A Daughter’s Journey with Her Father’s Alzheimers

2016 has arrived. Although I love Christmas, it can be a wonderful and also crazy time of year. 2015 was no exception. My husband had shoulder replacement surgery on Dec. 7. And on Dec. 8, my older brother, younger sister and myself moved our Dad into long term care. He did not want to go and it was not easy to convince him to do so. My siblings spoke to him the evening before the scheduled move. And they talked to him again the next morning. No way, no how was he going to move and that was that! So lucky me had the task of going to talk to him.

I said to him that we had a “situation” and that his family Dr. and the specialist had decided that he should no longer be living on his own and that a place had been found for him. Otherwise, adult protection was going to happen. Dad was adamant about not moving. I then asked him to at least go and look at the place and the room. “Okay” he said and proceeded to get ready.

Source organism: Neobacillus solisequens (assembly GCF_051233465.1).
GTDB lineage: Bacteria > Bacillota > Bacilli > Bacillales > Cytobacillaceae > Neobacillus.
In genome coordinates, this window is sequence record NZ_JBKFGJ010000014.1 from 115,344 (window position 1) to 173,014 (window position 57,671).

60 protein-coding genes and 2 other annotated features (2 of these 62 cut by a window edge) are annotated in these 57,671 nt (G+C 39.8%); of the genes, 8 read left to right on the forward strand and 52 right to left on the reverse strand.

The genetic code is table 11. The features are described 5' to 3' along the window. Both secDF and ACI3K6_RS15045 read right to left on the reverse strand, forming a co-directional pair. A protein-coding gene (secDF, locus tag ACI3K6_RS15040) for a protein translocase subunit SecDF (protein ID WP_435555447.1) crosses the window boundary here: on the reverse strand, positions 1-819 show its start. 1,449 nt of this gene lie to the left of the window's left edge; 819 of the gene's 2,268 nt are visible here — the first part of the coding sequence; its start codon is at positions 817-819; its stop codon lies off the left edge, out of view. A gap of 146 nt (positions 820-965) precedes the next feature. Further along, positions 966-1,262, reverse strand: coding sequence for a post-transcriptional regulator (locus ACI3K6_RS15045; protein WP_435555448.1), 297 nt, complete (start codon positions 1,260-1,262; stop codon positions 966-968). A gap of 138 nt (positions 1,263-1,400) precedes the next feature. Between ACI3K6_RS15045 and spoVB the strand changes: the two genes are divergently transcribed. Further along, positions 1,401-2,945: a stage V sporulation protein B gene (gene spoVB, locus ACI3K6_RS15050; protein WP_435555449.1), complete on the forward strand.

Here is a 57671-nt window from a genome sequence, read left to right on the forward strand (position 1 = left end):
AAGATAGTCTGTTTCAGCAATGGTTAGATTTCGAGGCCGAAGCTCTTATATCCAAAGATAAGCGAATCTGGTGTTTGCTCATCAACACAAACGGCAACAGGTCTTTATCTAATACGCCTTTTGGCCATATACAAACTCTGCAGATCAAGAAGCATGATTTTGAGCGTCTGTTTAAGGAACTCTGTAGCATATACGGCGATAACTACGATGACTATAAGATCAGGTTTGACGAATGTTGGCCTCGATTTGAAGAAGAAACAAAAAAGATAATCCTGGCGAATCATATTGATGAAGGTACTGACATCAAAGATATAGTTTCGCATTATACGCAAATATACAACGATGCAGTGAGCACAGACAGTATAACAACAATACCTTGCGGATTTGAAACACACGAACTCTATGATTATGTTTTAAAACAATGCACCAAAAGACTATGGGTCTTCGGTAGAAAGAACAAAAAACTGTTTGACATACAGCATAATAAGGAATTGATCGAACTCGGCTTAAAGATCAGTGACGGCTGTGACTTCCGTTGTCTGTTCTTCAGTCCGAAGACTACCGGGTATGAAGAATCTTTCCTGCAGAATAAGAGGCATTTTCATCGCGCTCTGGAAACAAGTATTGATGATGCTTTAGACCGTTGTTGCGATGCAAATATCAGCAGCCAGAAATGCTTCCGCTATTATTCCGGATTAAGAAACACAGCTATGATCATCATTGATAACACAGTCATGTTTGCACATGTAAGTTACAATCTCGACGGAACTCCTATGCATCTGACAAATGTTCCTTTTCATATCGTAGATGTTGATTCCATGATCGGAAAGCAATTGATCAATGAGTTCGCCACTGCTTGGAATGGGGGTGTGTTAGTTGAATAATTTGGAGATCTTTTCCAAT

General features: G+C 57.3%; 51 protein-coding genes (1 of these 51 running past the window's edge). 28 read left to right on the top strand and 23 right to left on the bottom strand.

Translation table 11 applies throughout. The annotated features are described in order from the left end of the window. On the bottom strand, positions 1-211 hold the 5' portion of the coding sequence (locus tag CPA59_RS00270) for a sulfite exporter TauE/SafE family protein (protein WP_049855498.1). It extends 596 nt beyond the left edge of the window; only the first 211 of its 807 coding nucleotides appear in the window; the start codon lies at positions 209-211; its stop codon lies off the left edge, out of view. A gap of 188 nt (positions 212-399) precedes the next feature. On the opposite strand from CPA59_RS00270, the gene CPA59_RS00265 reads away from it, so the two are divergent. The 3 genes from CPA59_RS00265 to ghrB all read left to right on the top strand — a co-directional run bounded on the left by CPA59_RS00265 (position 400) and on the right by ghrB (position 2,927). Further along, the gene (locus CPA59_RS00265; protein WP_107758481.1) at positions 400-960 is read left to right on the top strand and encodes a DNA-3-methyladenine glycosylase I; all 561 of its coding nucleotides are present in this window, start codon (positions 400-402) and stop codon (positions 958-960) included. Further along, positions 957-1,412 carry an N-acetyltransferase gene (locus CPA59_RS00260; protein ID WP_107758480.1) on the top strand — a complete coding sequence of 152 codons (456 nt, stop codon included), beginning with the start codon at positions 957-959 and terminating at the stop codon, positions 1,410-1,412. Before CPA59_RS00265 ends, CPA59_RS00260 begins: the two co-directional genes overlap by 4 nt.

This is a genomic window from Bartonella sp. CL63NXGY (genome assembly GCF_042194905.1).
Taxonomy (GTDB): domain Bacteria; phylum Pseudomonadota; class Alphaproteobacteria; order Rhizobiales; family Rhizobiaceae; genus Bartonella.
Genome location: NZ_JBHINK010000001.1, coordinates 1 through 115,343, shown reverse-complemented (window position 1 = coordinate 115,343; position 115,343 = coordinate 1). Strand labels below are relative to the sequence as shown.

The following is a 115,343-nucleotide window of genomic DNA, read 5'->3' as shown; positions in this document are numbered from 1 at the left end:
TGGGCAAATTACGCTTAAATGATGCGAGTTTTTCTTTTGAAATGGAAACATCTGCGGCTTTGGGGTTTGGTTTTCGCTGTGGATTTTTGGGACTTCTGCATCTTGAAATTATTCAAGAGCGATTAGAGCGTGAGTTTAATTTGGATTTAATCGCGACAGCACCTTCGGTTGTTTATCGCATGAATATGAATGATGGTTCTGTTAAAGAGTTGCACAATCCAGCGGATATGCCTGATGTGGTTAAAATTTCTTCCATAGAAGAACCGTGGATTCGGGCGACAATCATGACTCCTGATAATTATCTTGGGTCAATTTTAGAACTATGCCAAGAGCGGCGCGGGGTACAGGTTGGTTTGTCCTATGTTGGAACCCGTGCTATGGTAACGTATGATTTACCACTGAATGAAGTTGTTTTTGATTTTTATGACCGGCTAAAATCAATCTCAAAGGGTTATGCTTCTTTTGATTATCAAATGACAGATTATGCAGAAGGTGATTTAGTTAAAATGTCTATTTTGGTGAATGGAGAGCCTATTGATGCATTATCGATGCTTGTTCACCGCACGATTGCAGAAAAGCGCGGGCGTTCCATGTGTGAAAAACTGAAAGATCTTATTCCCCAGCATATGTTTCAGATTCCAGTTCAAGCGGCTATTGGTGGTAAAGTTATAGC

I quickly sent my brother a text when Dad was in the bathroom. Unknowing to Dad my brother and sister were parked nearby his apartment. Dad and I went out the door, I got him settled in the truck and off we went following my brother. It was a good hour’s drive and believe me when I say it was a very long hour! Dad continued to say that it was a waste of time and gas and that it was not necessary. He kept saying that the Drs. must think he was crazy and I tried my best to assure him that he was not crazy and that no one had said so.

Finally we got there, just in time. We had been expected at 10/10:30 a.m. and it was now around 2 p.m.! I had phoned earlier to say that we were delayed. Dad was not going to get out of the vehicle but he did so when I got out. I had mentioned to him that maybe they would have a cup of tea and a cookie.

The staff was very welcoming and not overwhelming. Dad was taken to his room and shown around. He went to have a cup of tea and some bannock. When that was over, he asked to leave. I had to tell him that I was not able to take him. And I warned my brother not to take him either. At that point, if my brother took him back to his apartment we would never ever get him to move and I would have to step away from the situation entirely. And since I am the only child that currently lives here…